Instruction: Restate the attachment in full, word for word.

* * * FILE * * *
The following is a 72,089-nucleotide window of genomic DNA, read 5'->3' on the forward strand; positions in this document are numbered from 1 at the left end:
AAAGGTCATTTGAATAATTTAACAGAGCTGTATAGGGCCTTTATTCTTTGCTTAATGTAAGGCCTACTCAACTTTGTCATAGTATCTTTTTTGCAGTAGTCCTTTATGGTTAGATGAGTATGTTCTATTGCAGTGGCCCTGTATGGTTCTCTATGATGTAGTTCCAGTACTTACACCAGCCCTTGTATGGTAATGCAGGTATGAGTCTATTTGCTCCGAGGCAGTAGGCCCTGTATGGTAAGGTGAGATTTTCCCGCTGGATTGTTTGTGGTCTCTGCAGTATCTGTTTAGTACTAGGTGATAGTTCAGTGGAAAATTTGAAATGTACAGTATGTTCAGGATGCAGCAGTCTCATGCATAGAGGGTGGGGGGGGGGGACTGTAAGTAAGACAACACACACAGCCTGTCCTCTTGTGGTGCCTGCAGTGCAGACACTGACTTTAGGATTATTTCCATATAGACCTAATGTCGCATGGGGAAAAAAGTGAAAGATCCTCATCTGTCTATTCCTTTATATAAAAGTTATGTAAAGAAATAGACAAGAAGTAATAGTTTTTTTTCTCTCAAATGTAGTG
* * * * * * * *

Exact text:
The following is a 72,089-nucleotide window of genomic DNA, read 5'->3' on the forward strand; positions in this document are numbered from 1 at the left end:
AAAGGTCATTTGAATAATTTAACAGAGCTGTATAGGGCCTTTATTCTTTGCTTAATGTAAGGCCTACTCAACTTTGTCATAGTATCTTTTTTGCAGTAGTCCTTTATGGTTAGATGAGTATGTTCTATTGCAGTGGCCCTGTATGGTTCTCTATGATGTAGTTCCAGTACTTACACCAGCCCTTGTATGGTAATGCAGGTATGAGTCTATTTGCTCCGAGGCAGTAGGCCCTGTATGGTAAGGTGAGATTTTCCCGCTGGATTGTTTGTGGTCTCTGCAGTATCTGTTTAGTACTAGGTGATAGTTCAGTGGAAAATTTGAAATGTACAGTATGTTCAGGATGCAGCAGTCTCATGCATAGAGGGTGGGGGGGGGGGACTGTAAGTAAGACAACACACACAGCCTGTCCTCTTGTGGTGCCTGCAGTGCAGACACTGACTTTAGGATTATTTCCATATAGACCTAATGTCGCATGGGGAAAAAAGTGAAAGATCCTCATCTGTCTATTCCTTTATATAAAAGTTATGTAAAGAAATAGACAAGAAGTAATAGTTTTTTTTCTCTCAAATGTAGTG